Holy books, constitutions share rigid DNA
The Bible and government constitutions share an important reality: Conservative proponents consider them sacred.
“Holy-book” purists, therefore, labor mightily to block any new interpretation or alteration deviating from the original document.
Take the South Dakota Senate State Affairs Committee, which seeks to make it harder for citizens to amend the state’s Constitution via ballot measures. Proposed amendments now require a simple majority at the polls to make them law, but the committee voted 6-2 on Monday to try and jack-up the threshold to 55 percent.
The resolution’s sponsor, Rep. Jim Bolin, said he designed it to be a “legitimate and desirable method of protecting our fundamental political document.”
“We believe that amending the constitution should not be a cakewalk,” Jim Hood, a South Dakota Retailers Association lobbyist told The Associated Press. “As history illustrates, once an idea is enshrined in our constitution, it is rarely repealed.” (italics mine)
Exactly. So, he’s arguing the rigid practice should continue not because it makes sense but because it’s what we’ve always done.
But why should we make it so hard in the first place to change even foundational documents? Historically, they routinely include stupid, even immoral ideas, contain articles and amendments that over time become flagrantly obsolete, and—perhaps most importantly—do not reflect the reality that societies are not inert. Communities and nations constantly evolve and change, as organic beings change. Fundamental assumptions and the documents that serve them should be able to change simultaneously.
Clearly, constitutions of any kind, because they are created by human beings, are far from infallible anyway and certainly should never be considered sacrosanct. The U.S. Constitution, for instance, once irrationally codified that the number of enslaved Negroes in a state were to be counted as only three-fifths the number of white inhabitants. This was agreed to in a formal compromise at the Constitutional Convention of 1787 for purposes of computing the number of representatives each state could seat in Congress.
Certainly, that despicable constitutional language was amended long ago but likely far later than it would have been if the document wasn’t made, by design, so maddeningly difficult to update.
Regarding the Bible, its deficits in reality are many and long recognized, not least the universally accepted biblical assumption deep into the Middle Ages that the sun orbited earth (not the other way around, which is the real truth). Literally centuries passed and much brutal ecclesiastic persecution of scientists before the church could (grudgingly and obliquely) accept this undeniable cosmic actuality.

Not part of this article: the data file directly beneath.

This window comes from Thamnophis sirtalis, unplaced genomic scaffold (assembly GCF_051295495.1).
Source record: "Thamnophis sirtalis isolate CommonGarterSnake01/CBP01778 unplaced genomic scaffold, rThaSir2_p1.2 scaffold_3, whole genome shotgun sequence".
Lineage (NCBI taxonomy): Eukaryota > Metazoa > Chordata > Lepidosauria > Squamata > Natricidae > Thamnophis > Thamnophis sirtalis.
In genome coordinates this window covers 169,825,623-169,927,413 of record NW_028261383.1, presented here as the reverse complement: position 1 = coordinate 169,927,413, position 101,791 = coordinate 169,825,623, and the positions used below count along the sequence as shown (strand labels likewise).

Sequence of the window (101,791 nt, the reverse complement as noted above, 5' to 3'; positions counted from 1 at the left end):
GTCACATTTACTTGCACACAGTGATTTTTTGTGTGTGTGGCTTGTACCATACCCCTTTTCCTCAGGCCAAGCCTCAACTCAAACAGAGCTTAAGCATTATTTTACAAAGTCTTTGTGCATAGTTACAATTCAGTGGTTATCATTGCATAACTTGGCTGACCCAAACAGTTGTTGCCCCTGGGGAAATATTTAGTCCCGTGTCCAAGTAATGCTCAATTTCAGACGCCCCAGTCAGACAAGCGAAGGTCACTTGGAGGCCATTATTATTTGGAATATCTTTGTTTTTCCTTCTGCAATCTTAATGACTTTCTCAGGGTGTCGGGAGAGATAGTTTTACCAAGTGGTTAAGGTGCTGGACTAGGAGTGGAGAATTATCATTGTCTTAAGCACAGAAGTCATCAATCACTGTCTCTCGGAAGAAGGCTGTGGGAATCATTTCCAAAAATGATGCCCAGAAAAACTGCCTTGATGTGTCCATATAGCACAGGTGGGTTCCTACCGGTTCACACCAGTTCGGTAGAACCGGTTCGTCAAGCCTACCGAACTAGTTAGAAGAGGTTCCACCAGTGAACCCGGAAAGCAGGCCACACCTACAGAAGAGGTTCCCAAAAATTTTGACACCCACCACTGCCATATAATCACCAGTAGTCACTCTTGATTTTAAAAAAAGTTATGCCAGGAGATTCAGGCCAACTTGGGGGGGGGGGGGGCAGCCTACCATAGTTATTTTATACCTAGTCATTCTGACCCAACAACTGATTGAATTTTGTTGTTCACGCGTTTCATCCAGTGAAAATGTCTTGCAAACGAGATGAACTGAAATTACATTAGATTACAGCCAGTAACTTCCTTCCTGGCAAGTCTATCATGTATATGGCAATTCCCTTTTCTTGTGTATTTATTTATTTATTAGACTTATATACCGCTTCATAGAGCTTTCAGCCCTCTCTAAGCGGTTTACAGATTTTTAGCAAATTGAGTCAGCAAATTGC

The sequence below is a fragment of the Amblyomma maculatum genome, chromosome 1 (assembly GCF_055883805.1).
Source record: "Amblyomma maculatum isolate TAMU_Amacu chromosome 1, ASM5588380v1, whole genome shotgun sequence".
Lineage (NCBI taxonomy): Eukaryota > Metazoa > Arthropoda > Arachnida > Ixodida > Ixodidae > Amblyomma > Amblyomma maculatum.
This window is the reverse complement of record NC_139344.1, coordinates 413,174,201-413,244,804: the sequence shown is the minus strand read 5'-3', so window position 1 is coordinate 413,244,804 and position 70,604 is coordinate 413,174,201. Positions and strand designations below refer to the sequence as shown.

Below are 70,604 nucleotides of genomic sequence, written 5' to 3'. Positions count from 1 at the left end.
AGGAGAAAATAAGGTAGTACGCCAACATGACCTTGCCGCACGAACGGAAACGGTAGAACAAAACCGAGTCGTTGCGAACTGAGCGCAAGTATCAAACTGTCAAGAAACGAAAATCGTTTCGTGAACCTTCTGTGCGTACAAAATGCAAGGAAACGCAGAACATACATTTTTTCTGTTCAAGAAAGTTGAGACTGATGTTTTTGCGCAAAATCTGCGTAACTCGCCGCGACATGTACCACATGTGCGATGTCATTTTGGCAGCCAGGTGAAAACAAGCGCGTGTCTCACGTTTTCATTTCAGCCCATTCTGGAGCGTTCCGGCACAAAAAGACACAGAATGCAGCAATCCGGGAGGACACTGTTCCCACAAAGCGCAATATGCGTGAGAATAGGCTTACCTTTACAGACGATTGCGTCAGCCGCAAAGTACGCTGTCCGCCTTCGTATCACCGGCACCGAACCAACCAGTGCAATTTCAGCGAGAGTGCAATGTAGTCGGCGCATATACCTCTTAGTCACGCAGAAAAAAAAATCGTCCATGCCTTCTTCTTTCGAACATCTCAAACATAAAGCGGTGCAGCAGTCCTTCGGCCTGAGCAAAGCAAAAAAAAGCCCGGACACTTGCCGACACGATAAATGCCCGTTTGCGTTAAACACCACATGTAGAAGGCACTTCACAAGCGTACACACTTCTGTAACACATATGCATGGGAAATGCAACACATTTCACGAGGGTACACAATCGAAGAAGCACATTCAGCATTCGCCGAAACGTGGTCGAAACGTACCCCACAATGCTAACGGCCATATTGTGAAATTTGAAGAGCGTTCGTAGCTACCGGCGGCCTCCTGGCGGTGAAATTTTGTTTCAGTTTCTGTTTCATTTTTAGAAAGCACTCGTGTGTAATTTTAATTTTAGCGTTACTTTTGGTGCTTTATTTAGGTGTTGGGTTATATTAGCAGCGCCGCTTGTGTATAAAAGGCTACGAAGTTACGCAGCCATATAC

Hopefully, it won’t take that long to update South Dakota’s Constitution. To be formally enacted into law, the proposed new 55-percent amendment-ratification threshold would need to be approved by voters at the polls. The currently legal simple majority is far more accommodating to reasonable change and should be maintained.
Encouragingly, there has been some opposition to this new measure, which ostensibly aims to protect the state’s Constitution but is really just an attempt to keep it hidebound. “Protecting the Constitution has a really feel-good ring to it,” said Rebecca Terk, a spokeswoman for Dakota Rural Action, “but South Dakotans are already doing a really good job of it.”
The genesis of this legislation was an unusually full slate of 10 proposed constitutional amendment in the state’s 2016 election. And most unnervingly for many Republicans, out-of-state groups poured millions of dollars into campaigns to curry public opinion in favor of the various measures. Outside money should not be a big problem if legislators believed that South Dakotans make responsible, reasoned decisions in voting, no matter where their information comes from.
Clearly, lawmakers supporting this new bill don’t trust voters to keep the Constitution inflexible. So, they want to arbitrarily make it harder to change it, by raising the percentage of ballots needed to approve amendments. The committee also favors increased financial reporting rules, which will add further obstacles to the amendment process.
Ironically, the measure is seen by opponents as damaging to freedoms specifically afforded by the state Constitution. Rob Tim, president and CEO of the Chiesman Center for Democracy, warned that the proposed legislation poses a “potential assault on our direct democracy.”
Indeed. The state Legislature after the 2016 election arbitrarily repealed an amendment initiative approved by voters to tighten rules governing government ethics. In other words, the governors overruled the governed. It certainly prevented a change in the Constitution but “disrespected the people’s voice,” lamented Democratic Sen. Reynold Nesiba.
So the impulse to keep sacred documents changeless continues in the 21st century. It’s already cost science centuries of progress by aggressively rejecting reality for millennia. Now it threatens to retard social progress.